Displaying items by tag: Babcock Marine
#Navy - The latest Irish Naval Service newbuild, LÉ George Bernard Shaw was floated-out for the first time from a UK shipyard, writes Jehan Ashmore.
LÉ George Bernard Shaw costing €67m, is the fourth of the offshore patrol vessel (OPV90 / 'Samuel Beckett') class sisters to be built by Babcock Marine & Technology shipyard in Appledore, north Devon. The shipyard group which has several facilities throughout the UK won the contract to build the vessel last year.
The OPV was towed by the stern from the building hall in Bidna on the Torridge Estuary near Bideford. The operation which took place last Friday involved the 90 metre newbuild to be towed to the yard's fitting-out quay which was completed as daylight appeared.
Following sea trials the 2,256 tonnes LÉ George Bernard Shaw which will have a crew of 44, is due to be handed over to the INS later this summer.
The Naval Base on Haubowline Island in lower Cork Harbour is where LÉ George Bernard Shaw will join fleetmates, among them LÉ William Butler Yeats. This is the last sister completed by Babcock and Afloat has drone footage capturing the carefull berthing of the OPV at her homeport with the aid of a tug.
A pennant number of (P64) adorns the bows of the sleek looking LÉ George Bernard Shaw which was named in honour of the Irish playright at a keel-laying ceremony last year.
The newbuild follows sisters all named after fellow literary giants: the leadship LÉ Samuel Beckett delivered in 2014, LÉ James Joyce in 2015 and the last to enter service the aforementioned LÉ William Butler Yeats which was commissioned in 2016.
The new patrol vessel will have a comprehensive command, control and communications package along with a main weapon of a bow-mounted 76mm gun. At the time of the float-out this armament had yet to be fitted in addition the mainmast (lying on the fit-out quayside) had yet to be installed.
As for speed the twin-screw OPV will reach 23 knots and a 6,000 miles range is based on a cruising speed of 15 knots. Accommodation for the 44 crew will also cater for an additional 10 trainee berths.
A suite of three rigid inflatable boats on board will serve a variety of tasks for the LÉ George Bernard Shaw which will be able to act as a mother ship.
When LÉ George Bernard Shaw is commissioned into service, the OPV will become the sixth OPV built ship for the current INS fleet. The introduction of the 'Playrights' is part of a vessel replacement /modernisation programme that has seen all of the ageing 'Emer' class OPV's disposed in recent years.
The rest of the fleet comprises of a pair OPV80 class offshore patrol vessels, two coastal patrol vessels and a single helicopter patrol vessel.
#GBShaw/QE – The shipyard currently constructing an Irish Naval Service OPV, also contributed in building the UK’s Royal Navy’s largest warship, HMS Queen Elizabeth, an aircraft carrier that is to be commissioned into service at 12 noon today, writes Jehan Ashmore.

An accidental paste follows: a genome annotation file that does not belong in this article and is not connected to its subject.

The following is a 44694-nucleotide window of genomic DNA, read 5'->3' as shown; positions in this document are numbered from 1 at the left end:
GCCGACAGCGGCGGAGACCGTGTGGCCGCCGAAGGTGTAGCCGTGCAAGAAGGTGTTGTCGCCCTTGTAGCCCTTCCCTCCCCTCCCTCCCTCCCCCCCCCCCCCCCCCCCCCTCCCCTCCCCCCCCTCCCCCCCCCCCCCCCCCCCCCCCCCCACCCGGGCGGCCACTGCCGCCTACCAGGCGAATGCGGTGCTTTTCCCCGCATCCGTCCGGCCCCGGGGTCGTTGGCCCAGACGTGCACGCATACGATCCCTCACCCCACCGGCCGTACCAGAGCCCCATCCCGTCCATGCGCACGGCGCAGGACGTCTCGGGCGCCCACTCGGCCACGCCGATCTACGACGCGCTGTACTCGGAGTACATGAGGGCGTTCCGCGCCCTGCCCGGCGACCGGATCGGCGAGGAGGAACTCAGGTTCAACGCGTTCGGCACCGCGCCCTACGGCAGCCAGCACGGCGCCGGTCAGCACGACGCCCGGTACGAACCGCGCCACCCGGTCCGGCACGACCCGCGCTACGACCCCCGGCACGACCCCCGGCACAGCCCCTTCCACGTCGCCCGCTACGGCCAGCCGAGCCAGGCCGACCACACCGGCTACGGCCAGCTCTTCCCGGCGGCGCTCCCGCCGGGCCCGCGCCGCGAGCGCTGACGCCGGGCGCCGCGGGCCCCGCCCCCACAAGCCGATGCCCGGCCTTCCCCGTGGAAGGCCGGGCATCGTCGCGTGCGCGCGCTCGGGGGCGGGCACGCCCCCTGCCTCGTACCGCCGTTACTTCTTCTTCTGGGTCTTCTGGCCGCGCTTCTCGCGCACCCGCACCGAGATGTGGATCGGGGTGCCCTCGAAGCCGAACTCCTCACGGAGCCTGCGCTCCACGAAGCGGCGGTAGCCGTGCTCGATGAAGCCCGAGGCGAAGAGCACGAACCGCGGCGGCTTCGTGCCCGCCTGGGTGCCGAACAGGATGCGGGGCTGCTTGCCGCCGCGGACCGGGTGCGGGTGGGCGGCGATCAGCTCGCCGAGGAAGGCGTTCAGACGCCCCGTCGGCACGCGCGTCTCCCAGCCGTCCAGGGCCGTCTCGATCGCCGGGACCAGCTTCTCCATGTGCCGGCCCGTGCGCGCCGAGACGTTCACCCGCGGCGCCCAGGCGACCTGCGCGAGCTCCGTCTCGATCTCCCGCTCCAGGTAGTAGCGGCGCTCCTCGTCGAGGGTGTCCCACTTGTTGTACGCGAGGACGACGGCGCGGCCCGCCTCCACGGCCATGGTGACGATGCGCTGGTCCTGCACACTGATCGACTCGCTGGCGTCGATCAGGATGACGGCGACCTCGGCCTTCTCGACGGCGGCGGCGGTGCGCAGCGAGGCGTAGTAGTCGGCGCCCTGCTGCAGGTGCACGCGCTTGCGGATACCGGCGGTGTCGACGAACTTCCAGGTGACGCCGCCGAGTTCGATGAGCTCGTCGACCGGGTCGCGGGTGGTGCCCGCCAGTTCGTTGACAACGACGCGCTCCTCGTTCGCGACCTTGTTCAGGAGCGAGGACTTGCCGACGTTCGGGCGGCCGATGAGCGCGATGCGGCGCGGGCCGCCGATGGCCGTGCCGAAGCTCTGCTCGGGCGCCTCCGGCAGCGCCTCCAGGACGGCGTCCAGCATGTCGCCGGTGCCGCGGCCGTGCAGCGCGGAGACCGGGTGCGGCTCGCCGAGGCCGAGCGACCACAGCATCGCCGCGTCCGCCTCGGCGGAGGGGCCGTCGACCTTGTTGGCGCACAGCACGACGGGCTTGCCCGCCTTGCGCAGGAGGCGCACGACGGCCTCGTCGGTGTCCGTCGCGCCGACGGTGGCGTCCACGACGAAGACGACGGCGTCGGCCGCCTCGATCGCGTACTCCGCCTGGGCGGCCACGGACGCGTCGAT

The Naval Service's fourth OPV90 class newbuild to be named LÉ George Bernard Shaw costing €67m is been built at Babcock Marine & Technology’s yard in Appledore, north Devon. The OPV is scheduled to enter service in 2019. The same shipyard also constructed modular sections as part of six UK shipyards involved in the Aircraft Carrier Alliance (ACA) that were assembled in Babcock's yard in Rosyth, Scotland where the giant 65,000 tonnes flagship aircraft carrier was completed earlier this year. The vessel is the largest ever surface warship in the Royal Navy's history.
In Portsmouth Naval Dockyard Base today is where the commissioning ceremony will be attended by Queen Elizabeth II. A live televised broadcast begins at 12 noon today on BBC Newsroom Live (BBC News Channel and BBC2).
Last month Afloat monitored the HMS Queen Elizabeth that has a crew of 700, conduct trials in the Bristol Channel while off the north Devon coast. The overall crew complement total will more than double when aircraft personnel join from fighter jets and helicopters.
The leadship is the first of a pair of QEII class aircraft carriers in which the second newbuild, HMS Prince of Wales is under construction also in Rosyth. There has been criticism of the £6.2 billion cost overruns for both carriers and in the delay of F-35 aircraft jets from US manufacturers. The HMS Queen Elizabeth due to training reasons will not be fully operational until 2021 and as for the sistership this will be in 2023.
Another connection with Scottish shipbuilding but not on the Fife was the launch last month on the Clyde of the Glen Sannox, the first of a pair of ‘Green’ hybrid sister car-ferries for operator CalMac. They are the world’s first liquified gas duel (LNG) marine diesel fuelled ferries. Glen Sannox was scheduled to enter service on the busy Ardrossan-Brodrick, Isle of Arran route (see voyage report) in summer 2018.
The second sister is due to run on the Skye to Harris route, however last month according to The Herald, the newbuilds are experiencing technical issues at Fergusan Marine Engineering Ltd and are now not expected to enter service until 2019 or even 2020.
The FMEL shipyard at Port Glasgow, which was saved from closing in recent years is undergoing a £12m redevelopment on the banks of the Clyde.
#OPVJamesJoyce – A new offshore patrol vessel for the Irish Navy has been floated for the first time, reports the BBC.